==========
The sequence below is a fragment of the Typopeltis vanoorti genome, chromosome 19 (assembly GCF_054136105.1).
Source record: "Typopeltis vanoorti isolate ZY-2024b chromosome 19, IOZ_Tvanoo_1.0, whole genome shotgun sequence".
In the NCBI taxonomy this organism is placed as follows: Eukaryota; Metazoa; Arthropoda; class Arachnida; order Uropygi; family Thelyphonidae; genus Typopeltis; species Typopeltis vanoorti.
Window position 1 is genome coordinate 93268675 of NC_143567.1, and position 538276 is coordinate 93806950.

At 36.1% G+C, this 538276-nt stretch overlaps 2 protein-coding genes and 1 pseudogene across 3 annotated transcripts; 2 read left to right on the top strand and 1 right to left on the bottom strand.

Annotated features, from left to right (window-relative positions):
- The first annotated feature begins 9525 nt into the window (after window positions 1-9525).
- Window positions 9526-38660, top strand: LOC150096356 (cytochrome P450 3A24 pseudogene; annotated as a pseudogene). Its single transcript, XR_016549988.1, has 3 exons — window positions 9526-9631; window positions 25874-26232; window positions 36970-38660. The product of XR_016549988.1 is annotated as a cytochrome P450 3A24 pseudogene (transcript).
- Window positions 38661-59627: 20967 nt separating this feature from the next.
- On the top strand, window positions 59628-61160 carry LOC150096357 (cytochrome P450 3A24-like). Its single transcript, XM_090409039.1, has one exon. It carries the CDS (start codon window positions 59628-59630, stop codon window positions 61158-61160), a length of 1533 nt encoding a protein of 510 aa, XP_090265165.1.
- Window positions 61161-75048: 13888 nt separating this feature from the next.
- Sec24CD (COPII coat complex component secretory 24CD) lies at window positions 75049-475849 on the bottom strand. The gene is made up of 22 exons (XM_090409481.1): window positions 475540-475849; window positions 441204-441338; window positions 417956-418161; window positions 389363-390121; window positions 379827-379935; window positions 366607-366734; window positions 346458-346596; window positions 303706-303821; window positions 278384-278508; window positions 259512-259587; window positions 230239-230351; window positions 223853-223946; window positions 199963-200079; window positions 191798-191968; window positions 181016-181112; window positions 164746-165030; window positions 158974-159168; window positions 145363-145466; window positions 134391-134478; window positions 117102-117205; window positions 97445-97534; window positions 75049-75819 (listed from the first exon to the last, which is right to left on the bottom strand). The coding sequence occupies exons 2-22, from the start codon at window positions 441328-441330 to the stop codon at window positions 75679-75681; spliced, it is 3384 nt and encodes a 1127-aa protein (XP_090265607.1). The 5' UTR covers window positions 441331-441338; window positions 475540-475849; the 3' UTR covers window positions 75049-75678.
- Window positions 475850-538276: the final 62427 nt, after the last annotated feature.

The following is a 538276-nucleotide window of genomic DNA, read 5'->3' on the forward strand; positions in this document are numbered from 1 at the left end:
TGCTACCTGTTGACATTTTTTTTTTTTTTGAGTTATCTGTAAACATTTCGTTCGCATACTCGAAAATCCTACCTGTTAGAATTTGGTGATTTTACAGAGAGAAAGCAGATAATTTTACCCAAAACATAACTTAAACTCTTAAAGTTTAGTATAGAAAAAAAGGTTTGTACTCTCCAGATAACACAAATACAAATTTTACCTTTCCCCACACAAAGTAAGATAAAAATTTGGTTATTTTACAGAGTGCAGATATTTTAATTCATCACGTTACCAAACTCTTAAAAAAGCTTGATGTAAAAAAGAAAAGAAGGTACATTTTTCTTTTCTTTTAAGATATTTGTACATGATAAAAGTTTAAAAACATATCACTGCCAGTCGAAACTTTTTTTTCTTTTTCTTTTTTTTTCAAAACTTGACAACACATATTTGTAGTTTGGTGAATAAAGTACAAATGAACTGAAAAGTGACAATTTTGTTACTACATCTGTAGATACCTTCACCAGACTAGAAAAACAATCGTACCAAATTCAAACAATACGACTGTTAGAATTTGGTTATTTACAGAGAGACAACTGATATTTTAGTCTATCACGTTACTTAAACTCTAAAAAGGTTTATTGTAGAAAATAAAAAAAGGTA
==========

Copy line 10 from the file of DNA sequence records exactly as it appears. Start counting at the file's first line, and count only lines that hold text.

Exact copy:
- On the top strand, window positions 59628-61160 carry LOC150096357 (cytochrome P450 3A24-like). Its single transcript, XM_090409039.1, has one exon. It carries the CDS (start codon window positions 59628-59630, stop codon window positions 61158-61160), a length of 1533 nt encoding a protein of 510 aa, XP_090265165.1.